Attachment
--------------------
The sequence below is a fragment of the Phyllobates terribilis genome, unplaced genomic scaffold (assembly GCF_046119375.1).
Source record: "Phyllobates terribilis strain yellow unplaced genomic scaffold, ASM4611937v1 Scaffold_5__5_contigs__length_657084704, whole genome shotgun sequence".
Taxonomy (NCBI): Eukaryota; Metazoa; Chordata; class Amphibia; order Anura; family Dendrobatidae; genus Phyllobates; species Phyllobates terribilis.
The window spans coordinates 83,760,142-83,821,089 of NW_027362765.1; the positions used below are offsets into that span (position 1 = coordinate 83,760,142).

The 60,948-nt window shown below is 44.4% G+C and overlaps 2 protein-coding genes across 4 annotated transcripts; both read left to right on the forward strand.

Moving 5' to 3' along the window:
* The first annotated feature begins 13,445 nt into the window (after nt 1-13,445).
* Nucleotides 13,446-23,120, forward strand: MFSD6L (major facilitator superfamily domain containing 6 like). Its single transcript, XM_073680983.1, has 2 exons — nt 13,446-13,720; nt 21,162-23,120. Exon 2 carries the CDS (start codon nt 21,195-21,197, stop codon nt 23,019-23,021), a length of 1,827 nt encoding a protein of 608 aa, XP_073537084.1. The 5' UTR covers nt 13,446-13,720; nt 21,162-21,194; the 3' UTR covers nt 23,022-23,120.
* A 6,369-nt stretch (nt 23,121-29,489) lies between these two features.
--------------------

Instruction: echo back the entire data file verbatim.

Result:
The sequence below is a fragment of the Phyllobates terribilis genome, unplaced genomic scaffold (assembly GCF_046119375.1).
Source record: "Phyllobates terribilis strain yellow unplaced genomic scaffold, ASM4611937v1 Scaffold_5__5_contigs__length_657084704, whole genome shotgun sequence".
Taxonomy (NCBI): Eukaryota; Metazoa; Chordata; class Amphibia; order Anura; family Dendrobatidae; genus Phyllobates; species Phyllobates terribilis.
The window spans coordinates 83,760,142-83,821,089 of NW_027362765.1; the positions used below are offsets into that span (position 1 = coordinate 83,760,142).

The 60,948-nt window shown below is 44.4% G+C and overlaps 2 protein-coding genes across 4 annotated transcripts; both read left to right on the forward strand.

Moving 5' to 3' along the window:
* The first annotated feature begins 13,445 nt into the window (after nt 1-13,445).
* Nucleotides 13,446-23,120, forward strand: MFSD6L (major facilitator superfamily domain containing 6 like). Its single transcript, XM_073680983.1, has 2 exons — nt 13,446-13,720; nt 21,162-23,120. Exon 2 carries the CDS (start codon nt 21,195-21,197, stop codon nt 23,019-23,021), a length of 1,827 nt encoding a protein of 608 aa, XP_073537084.1. The 5' UTR covers nt 13,446-13,720; nt 21,162-21,194; the 3' UTR covers nt 23,022-23,120.
* A 6,369-nt stretch (nt 23,121-29,489) lies between these two features.